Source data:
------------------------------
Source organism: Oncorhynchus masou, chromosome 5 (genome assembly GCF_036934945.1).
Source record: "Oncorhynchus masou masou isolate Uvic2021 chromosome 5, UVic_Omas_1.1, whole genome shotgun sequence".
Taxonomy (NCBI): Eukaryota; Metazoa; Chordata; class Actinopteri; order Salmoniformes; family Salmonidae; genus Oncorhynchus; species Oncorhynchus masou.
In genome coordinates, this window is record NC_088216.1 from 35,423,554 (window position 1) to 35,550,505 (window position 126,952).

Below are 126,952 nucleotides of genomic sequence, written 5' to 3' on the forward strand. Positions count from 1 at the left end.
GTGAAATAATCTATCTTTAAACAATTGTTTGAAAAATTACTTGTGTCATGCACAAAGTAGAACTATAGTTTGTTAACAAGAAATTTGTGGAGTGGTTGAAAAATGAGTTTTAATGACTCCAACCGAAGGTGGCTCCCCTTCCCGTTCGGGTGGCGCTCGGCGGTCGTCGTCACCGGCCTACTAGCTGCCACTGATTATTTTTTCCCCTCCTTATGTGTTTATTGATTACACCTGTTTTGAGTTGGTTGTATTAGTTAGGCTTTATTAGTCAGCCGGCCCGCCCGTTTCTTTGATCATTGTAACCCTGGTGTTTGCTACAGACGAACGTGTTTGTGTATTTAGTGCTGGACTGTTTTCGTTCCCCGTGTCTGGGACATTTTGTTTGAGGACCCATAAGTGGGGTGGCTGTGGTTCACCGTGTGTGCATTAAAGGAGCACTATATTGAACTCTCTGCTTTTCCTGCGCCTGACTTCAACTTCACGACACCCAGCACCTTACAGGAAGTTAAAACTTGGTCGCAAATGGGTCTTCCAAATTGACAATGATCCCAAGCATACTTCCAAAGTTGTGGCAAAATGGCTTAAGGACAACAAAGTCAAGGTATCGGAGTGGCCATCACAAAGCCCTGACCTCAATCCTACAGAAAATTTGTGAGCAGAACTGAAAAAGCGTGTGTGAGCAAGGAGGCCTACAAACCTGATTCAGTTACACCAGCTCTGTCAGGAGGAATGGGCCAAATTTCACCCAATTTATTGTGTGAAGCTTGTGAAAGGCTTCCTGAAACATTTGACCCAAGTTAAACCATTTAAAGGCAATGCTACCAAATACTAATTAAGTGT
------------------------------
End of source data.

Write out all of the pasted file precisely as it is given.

Source organism: Oncorhynchus masou, chromosome 5 (genome assembly GCF_036934945.1).
Source record: "Oncorhynchus masou masou isolate Uvic2021 chromosome 5, UVic_Omas_1.1, whole genome shotgun sequence".
Taxonomy (NCBI): Eukaryota; Metazoa; Chordata; class Actinopteri; order Salmoniformes; family Salmonidae; genus Oncorhynchus; species Oncorhynchus masou.
In genome coordinates, this window is record NC_088216.1 from 35,423,554 (window position 1) to 35,550,505 (window position 126,952).

Below are 126,952 nucleotides of genomic sequence, written 5' to 3' on the forward strand. Positions count from 1 at the left end.
GTGAAATAATCTATCTTTAAACAATTGTTTGAAAAATTACTTGTGTCATGCACAAAGTAGAACTATAGTTTGTTAACAAGAAATTTGTGGAGTGGTTGAAAAATGAGTTTTAATGACTCCAACCGAAGGTGGCTCCCCTTCCCGTTCGGGTGGCGCTCGGCGGTCGTCGTCACCGGCCTACTAGCTGCCACTGATTATTTTTTCCCCTCCTTATGTGTTTATTGATTACACCTGTTTTGAGTTGGTTGTATTAGTTAGGCTTTATTAGTCAGCCGGCCCGCCCGTTTCTTTGATCATTGTAACCCTGGTGTTTGCTACAGACGAACGTGTTTGTGTATTTAGTGCTGGACTGTTTTCGTTCCCCGTGTCTGGGACATTTTGTTTGAGGACCCATAAGTGGGGTGGCTGTGGTTCACCGTGTGTGCATTAAAGGAGCACTATATTGAACTCTCTGCTTTTCCTGCGCCTGACTTCAACTTCACGACACCCAGCACCTTACAGGAAGTTAAAACTTGGTCGCAAATGGGTCTTCCAAATTGACAATGATCCCAAGCATACTTCCAAAGTTGTGGCAAAATGGCTTAAGGACAACAAAGTCAAGGTATCGGAGTGGCCATCACAAAGCCCTGACCTCAATCCTACAGAAAATTTGTGAGCAGAACTGAAAAAGCGTGTGTGAGCAAGGAGGCCTACAAACCTGATTCAGTTACACCAGCTCTGTCAGGAGGAATGGGCCAAATTTCACCCAATTTATTGTGTGAAGCTTGTGAAAGGCTTCCTGAAACATTTGACCCAAGTTAAACCATTTAAAGGCAATGCTACCAAATACTAATTAAGTGT